Let them speak. And, let them speak loudly.
The Donahue family has been waiting to speak since 1982. That was the year when James "Whitey" Bulger allegedly snuffed out Michael Donahue. Mr. Donahue is one of 19 victims who prosecutors allege Mr. Bulger had a role in murdering. But, Mr. Donahue is much more than a number. He was a father, brother -- and husband. He was a man who didn't deserve to die.
Now, lawyers for James "Whitey" Bulger have asked a federal judge to limit the testimony of family members of Bulger's alleged victims. They say the testimony could be "unduly prejudicial" and would "serve only to provoke an emotional response among the jury." The jury is going to undoubtedly hear from Mr. Bulger trying to explain away his crimes.
You know what I say -- Let them speak! Their testimony will provoke an emotional response. That is the point. The point is these families have waited years -- indeed decades -- to tell a court what they believe Mr. Bulger took from them. Sisters, brothers, mothers, fathers -- viciously murdered in the prime of their lives. For years, the families waited -- and waited patiently. They waited for a phone call -- any word that the man accused of changing the course of their lives was found and locked up. They finally got that call in June of 2011 when Mr. Bulger was arrested.
I'm surprised the government hasn't filed a motion limiting the testimony of victims. I bet they considered it. Remember, this case is like no other: it's a double-edged sword, and it's equally sharp for the government.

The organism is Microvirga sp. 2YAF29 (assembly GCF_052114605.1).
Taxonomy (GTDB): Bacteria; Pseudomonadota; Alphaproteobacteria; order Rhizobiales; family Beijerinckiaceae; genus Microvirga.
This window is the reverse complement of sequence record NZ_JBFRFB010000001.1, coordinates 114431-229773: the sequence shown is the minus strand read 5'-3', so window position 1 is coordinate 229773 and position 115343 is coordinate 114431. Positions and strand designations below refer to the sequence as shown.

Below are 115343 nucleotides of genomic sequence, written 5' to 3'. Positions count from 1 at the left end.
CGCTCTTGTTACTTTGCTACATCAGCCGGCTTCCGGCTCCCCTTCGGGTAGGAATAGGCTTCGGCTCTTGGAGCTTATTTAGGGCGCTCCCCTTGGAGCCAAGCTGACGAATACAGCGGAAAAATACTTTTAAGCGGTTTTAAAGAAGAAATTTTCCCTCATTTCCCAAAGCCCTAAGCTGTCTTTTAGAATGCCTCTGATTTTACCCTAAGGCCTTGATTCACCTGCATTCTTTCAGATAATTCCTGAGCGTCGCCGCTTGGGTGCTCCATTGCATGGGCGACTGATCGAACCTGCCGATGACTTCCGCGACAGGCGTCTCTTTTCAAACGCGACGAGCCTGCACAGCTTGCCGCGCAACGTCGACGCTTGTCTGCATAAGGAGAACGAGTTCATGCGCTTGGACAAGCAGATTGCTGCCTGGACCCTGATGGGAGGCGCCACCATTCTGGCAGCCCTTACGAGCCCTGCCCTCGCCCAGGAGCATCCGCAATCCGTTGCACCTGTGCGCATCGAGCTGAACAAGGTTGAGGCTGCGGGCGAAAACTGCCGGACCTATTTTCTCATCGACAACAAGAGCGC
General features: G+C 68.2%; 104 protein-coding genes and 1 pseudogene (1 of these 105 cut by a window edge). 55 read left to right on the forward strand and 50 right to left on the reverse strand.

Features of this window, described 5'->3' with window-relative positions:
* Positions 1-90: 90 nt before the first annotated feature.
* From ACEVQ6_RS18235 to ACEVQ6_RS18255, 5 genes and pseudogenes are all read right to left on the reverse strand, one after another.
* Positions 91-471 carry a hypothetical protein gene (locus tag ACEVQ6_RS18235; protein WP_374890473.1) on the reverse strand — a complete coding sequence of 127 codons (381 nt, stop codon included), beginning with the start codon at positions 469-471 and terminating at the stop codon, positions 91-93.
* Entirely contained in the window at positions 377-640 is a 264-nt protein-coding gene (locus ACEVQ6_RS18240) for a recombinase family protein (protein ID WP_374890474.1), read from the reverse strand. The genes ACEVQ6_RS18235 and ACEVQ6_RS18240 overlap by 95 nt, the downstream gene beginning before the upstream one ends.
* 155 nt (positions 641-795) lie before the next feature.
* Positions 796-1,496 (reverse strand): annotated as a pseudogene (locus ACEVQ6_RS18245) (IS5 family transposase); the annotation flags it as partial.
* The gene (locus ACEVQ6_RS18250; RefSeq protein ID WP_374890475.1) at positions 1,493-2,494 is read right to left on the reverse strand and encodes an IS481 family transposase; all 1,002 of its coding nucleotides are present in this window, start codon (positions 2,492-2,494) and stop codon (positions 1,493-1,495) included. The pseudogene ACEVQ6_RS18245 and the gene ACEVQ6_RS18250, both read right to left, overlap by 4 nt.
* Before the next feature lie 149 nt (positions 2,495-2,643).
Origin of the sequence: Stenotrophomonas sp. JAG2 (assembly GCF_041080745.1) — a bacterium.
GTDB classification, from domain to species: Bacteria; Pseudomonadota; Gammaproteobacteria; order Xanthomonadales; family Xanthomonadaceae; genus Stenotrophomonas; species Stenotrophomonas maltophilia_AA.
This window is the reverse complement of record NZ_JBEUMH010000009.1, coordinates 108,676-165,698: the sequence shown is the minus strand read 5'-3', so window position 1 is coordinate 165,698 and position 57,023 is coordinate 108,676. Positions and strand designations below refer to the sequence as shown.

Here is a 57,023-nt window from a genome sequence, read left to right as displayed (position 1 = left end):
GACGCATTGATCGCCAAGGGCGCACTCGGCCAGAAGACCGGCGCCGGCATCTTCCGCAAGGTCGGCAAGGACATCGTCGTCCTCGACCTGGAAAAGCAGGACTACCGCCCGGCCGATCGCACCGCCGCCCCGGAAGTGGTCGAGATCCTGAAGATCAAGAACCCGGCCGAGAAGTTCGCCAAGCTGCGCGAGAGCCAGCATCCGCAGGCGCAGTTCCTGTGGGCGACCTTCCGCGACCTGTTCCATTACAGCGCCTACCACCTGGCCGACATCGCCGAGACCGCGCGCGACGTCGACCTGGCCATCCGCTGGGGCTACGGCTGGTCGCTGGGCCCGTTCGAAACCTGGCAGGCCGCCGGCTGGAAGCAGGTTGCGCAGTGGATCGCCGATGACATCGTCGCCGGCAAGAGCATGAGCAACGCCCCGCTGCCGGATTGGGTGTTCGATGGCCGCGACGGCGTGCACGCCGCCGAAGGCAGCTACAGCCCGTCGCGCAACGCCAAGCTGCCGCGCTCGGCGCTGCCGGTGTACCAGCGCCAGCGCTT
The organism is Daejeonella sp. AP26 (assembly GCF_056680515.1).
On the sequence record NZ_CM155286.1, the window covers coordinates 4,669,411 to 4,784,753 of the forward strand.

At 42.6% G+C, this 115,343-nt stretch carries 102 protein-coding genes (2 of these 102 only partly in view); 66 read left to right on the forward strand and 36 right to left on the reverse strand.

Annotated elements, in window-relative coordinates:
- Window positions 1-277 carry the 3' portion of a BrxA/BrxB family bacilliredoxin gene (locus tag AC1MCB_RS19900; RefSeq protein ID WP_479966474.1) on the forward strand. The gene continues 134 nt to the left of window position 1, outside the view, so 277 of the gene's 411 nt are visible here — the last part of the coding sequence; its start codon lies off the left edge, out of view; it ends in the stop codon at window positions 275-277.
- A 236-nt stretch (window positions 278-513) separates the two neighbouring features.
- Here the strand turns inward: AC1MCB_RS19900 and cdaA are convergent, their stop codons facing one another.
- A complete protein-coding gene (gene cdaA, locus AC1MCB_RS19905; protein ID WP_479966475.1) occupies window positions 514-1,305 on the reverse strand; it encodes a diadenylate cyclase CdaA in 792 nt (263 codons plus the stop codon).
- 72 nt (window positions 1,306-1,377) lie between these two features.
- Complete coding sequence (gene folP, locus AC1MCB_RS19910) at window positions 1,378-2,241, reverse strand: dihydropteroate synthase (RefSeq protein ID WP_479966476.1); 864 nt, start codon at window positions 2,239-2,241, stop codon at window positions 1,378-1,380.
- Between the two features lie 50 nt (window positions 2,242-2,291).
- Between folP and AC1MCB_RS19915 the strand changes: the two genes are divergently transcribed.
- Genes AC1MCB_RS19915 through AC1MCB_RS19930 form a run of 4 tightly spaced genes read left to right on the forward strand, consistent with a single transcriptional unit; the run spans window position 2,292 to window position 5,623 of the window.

Whitey Bulger isn't the only one responsible for Michael Donahue's death. Let's take a deeper look.
Corrupt and compromised FBI agent John Morris testified at the 2002 trial of fellow agent John Connolly, who was convicted of racketeering, obstruction of justice and lying to an FBI agent. Morris testified under oath that he knew Brian Halloran was cooperating in another FBI investigation of a murder in Oklahoma in which the New England mafia was involved. Halloran requested admittance into the federal witness protection program. Agent Morris recognized a clear and present danger for Halloran. Instead of getting Halloran into the program where he belonged, the information was leaked from Morris to Connolly to Bulger.
In a subsequent civil case filed against the government by the Donahue family, Federal Circuit Judge Bruce M. Seyla made the following findings of fact:
"Morris and Connolly, who were both experienced agents steeped in the mores of organized crime, must have realized that disclosure of Halloran's identity and allegations not only violated FBI guidelines but also jeopardized Halloran's safety. That jeopardy materialized: shortly after Connolly leaked Halloran's identity to Bulger, Bulger and Flemmi hatched the plot to eliminate Halloran.
"On May 11, 1982, Halloran asked his neighbor, Michael Donahue, for a ride home. Donahue, in what later would prove to be a costly gesture of good will, agreed. As they drove, Bulger's car pulled alongside and a fusillade of shots followed. Donahue died immediately; Halloran tried to flee, sustained a myriad of gunshot wounds...and was pronounced dead upon arrival at a local hospital."
If not now, then when? The upcoming trial of Whitey Bulger marks the time for the murdered victims' families to tell the world who and what has been taken from them. And, yes the jury should hear it. They should hear -- in great detail -- from the families who have suffered at the hands of Mr. Bulger and the government.
Families who have mainly suffered silently -- but shouldn't be silent anymore.